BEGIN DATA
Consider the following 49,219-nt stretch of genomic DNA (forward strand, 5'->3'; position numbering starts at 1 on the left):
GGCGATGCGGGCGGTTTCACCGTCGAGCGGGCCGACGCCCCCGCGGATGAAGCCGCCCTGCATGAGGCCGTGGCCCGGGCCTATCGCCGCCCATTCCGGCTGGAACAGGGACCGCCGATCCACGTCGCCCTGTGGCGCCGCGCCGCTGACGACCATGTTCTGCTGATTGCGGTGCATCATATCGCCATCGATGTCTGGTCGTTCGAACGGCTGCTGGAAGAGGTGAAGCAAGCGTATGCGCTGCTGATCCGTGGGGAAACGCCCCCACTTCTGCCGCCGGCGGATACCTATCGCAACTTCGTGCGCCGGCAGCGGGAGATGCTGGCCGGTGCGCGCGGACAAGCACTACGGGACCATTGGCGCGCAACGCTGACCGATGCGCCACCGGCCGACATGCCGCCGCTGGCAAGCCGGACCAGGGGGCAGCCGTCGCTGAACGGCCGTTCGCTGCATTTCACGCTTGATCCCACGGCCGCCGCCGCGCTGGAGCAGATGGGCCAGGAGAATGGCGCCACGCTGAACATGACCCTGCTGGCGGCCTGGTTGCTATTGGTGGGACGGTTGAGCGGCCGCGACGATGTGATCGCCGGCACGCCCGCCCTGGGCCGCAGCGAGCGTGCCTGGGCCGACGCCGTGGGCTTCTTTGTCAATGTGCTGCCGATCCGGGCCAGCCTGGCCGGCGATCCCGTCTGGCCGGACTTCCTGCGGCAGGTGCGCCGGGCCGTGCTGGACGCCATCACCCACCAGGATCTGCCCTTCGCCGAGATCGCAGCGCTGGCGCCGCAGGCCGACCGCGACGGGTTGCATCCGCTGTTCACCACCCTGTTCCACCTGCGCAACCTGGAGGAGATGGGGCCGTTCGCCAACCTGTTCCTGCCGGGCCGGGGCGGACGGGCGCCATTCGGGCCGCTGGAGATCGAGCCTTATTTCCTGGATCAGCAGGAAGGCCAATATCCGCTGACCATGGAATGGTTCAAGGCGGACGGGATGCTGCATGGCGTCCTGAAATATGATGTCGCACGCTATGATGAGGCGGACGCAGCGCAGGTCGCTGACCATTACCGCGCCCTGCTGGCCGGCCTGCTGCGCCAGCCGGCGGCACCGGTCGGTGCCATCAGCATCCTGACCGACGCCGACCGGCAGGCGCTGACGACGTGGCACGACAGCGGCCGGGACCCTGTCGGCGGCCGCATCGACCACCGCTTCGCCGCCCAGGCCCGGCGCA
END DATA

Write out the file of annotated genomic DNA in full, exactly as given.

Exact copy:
Consider the following 49,219-nt stretch of genomic DNA (forward strand, 5'->3'; position numbering starts at 1 on the left):
GGCGATGCGGGCGGTTTCACCGTCGAGCGGGCCGACGCCCCCGCGGATGAAGCCGCCCTGCATGAGGCCGTGGCCCGGGCCTATCGCCGCCCATTCCGGCTGGAACAGGGACCGCCGATCCACGTCGCCCTGTGGCGCCGCGCCGCTGACGACCATGTTCTGCTGATTGCGGTGCATCATATCGCCATCGATGTCTGGTCGTTCGAACGGCTGCTGGAAGAGGTGAAGCAAGCGTATGCGCTGCTGATCCGTGGGGAAACGCCCCCACTTCTGCCGCCGGCGGATACCTATCGCAACTTCGTGCGCCGGCAGCGGGAGATGCTGGCCGGTGCGCGCGGACAAGCACTACGGGACCATTGGCGCGCAACGCTGACCGATGCGCCACCGGCCGACATGCCGCCGCTGGCAAGCCGGACCAGGGGGCAGCCGTCGCTGAACGGCCGTTCGCTGCATTTCACGCTTGATCCCACGGCCGCCGCCGCGCTGGAGCAGATGGGCCAGGAGAATGGCGCCACGCTGAACATGACCCTGCTGGCGGCCTGGTTGCTATTGGTGGGACGGTTGAGCGGCCGCGACGATGTGATCGCCGGCACGCCCGCCCTGGGCCGCAGCGAGCGTGCCTGGGCCGACGCCGTGGGCTTCTTTGTCAATGTGCTGCCGATCCGGGCCAGCCTGGCCGGCGATCCCGTCTGGCCGGACTTCCTGCGGCAGGTGCGCCGGGCCGTGCTGGACGCCATCACCCACCAGGATCTGCCCTTCGCCGAGATCGCAGCGCTGGCGCCGCAGGCCGACCGCGACGGGTTGCATCCGCTGTTCACCACCCTGTTCCACCTGCGCAACCTGGAGGAGATGGGGCCGTTCGCCAACCTGTTCCTGCCGGGCCGGGGCGGACGGGCGCCATTCGGGCCGCTGGAGATCGAGCCTTATTTCCTGGATCAGCAGGAAGGCCAATATCCGCTGACCATGGAATGGTTCAAGGCGGACGGGATGCTGCATGGCGTCCTGAAATATGATGTCGCACGCTATGATGAGGCGGACGCAGCGCAGGTCGCTGACCATTACCGCGCCCTGCTGGCCGGCCTGCTGCGCCAGCCGGCGGCACCGGTCGGTGCCATCAGCATCCTGACCGACGCCGACCGGCAGGCGCTGACGACGTGGCACGACAGCGGCCGGGACCCTGTCGGCGGCCGCATCGACCACCGCTTCGCCGCCCAGGCCCGGCGCA